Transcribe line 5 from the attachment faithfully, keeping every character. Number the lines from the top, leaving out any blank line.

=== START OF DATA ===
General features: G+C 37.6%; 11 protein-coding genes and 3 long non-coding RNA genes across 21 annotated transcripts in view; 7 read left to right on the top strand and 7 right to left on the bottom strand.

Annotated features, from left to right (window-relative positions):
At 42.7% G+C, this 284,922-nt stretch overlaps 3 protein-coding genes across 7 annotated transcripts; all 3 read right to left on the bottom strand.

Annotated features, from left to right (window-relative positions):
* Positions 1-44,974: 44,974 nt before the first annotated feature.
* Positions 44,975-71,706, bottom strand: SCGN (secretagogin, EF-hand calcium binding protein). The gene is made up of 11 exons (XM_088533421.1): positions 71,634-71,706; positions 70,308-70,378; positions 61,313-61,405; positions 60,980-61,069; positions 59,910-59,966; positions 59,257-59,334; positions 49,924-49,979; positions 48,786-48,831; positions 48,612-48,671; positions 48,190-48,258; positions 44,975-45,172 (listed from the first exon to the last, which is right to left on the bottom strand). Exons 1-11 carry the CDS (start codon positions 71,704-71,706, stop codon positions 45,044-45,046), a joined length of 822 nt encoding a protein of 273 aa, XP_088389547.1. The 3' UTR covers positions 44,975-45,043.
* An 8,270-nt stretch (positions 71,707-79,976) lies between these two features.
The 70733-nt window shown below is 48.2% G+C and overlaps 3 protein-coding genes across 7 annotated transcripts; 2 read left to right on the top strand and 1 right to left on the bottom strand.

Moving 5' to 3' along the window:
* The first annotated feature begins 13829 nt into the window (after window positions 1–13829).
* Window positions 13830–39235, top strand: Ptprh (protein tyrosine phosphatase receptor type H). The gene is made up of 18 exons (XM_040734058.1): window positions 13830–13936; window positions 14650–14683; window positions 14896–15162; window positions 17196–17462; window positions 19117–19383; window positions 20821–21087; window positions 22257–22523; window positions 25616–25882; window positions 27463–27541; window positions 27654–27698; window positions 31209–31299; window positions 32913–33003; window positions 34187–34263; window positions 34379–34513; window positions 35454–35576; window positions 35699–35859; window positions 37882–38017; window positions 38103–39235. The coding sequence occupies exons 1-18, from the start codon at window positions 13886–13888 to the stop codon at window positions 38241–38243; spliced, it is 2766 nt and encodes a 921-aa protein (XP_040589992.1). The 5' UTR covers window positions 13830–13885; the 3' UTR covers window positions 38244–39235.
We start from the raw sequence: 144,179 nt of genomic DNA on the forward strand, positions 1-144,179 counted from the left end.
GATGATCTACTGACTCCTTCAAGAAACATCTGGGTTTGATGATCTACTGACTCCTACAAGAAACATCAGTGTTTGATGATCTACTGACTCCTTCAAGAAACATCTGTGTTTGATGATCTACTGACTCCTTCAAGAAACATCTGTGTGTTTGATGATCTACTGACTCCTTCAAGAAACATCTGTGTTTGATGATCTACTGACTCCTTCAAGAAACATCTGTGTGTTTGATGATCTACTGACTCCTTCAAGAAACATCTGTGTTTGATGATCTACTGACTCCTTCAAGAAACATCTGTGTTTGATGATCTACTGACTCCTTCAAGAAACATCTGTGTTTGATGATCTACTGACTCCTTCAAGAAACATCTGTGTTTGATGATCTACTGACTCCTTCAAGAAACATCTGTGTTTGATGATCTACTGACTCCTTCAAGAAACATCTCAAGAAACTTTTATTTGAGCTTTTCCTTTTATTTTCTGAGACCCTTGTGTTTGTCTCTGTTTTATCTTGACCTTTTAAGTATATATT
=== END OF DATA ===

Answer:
* Positions 1-44,974: 44,974 nt before the first annotated feature.